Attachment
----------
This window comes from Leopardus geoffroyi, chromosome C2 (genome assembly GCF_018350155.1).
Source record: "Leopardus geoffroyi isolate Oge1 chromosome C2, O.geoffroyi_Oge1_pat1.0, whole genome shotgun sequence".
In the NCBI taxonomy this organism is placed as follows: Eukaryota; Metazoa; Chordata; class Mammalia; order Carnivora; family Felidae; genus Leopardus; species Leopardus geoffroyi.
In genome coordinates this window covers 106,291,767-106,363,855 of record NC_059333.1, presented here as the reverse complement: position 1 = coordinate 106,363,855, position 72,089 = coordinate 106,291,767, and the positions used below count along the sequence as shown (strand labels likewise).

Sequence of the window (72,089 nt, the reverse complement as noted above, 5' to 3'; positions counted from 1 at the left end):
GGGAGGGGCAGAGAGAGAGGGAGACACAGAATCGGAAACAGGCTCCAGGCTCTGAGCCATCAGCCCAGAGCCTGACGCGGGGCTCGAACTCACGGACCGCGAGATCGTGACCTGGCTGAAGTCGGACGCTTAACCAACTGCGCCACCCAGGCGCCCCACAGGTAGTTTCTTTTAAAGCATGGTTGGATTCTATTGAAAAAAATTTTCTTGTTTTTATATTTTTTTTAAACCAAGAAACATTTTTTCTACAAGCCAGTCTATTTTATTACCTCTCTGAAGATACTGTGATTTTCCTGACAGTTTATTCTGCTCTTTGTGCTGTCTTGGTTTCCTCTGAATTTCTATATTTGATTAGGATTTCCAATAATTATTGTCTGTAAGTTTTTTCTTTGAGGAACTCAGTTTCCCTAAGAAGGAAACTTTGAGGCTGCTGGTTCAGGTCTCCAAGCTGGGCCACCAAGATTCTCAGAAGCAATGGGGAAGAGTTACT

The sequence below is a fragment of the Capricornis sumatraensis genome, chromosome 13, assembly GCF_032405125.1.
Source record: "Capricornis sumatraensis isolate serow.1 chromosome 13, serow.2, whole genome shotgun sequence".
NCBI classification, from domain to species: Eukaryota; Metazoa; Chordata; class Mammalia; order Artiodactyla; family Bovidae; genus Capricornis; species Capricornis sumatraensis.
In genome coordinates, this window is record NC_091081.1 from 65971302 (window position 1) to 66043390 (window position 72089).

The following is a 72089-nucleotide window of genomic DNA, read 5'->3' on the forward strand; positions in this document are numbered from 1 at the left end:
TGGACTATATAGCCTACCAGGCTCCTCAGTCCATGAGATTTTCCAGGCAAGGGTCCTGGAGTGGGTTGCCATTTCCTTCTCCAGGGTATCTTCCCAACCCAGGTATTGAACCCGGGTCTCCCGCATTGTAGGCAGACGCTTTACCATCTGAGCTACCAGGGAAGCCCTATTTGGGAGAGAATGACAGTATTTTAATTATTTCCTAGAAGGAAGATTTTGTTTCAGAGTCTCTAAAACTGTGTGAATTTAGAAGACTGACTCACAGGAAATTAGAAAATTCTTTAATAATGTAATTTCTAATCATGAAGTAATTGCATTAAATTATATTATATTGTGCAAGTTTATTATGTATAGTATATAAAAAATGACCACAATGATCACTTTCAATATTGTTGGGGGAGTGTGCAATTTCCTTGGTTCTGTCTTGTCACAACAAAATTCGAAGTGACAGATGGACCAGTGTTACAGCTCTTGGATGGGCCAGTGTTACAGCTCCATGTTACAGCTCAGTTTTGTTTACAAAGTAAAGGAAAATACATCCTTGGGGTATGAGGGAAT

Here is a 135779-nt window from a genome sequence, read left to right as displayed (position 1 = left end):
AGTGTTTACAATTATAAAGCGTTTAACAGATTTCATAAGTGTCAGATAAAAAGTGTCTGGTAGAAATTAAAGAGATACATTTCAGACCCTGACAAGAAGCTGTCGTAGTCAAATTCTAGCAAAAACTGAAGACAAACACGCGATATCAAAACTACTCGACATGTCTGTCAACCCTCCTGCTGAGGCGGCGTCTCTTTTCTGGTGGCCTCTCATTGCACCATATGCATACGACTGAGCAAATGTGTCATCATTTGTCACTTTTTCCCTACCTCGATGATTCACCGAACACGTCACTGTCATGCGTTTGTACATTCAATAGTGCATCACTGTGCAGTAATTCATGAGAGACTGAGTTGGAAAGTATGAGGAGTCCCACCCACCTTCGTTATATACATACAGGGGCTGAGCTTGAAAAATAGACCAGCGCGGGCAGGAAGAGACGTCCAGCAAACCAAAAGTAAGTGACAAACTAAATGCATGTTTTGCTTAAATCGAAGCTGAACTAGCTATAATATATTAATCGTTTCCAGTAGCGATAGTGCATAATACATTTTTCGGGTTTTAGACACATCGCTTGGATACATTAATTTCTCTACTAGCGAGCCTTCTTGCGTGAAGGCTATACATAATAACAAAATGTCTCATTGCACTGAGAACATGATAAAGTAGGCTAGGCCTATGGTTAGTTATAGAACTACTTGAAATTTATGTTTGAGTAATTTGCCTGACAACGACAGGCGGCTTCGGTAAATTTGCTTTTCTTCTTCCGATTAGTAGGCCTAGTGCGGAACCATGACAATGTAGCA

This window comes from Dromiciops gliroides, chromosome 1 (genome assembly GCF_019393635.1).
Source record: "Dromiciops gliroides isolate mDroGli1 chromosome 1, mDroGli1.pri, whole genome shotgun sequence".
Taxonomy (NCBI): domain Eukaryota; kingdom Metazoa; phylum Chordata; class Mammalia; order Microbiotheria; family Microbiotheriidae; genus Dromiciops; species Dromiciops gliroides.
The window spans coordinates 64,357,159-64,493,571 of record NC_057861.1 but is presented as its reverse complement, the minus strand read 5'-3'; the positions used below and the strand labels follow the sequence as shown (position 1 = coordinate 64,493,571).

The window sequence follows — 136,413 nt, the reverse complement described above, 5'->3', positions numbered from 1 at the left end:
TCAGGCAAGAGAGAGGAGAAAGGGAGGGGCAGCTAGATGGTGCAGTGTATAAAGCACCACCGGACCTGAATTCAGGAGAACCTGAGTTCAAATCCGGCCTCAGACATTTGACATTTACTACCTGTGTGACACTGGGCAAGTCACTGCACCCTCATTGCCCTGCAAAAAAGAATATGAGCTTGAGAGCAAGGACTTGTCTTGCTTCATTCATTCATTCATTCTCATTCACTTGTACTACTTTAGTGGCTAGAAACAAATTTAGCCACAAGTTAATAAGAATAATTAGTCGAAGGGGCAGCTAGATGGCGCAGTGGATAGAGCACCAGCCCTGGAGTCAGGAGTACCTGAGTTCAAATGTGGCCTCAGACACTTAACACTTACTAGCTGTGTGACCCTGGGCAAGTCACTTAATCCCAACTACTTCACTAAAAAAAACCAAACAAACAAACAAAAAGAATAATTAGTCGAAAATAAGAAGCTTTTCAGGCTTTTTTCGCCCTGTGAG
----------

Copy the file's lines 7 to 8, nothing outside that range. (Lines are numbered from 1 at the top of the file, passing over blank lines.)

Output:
The sequence below is a fragment of the Capricornis sumatraensis genome, chromosome 13, assembly GCF_032405125.1.
Source record: "Capricornis sumatraensis isolate serow.1 chromosome 13, serow.2, whole genome shotgun sequence".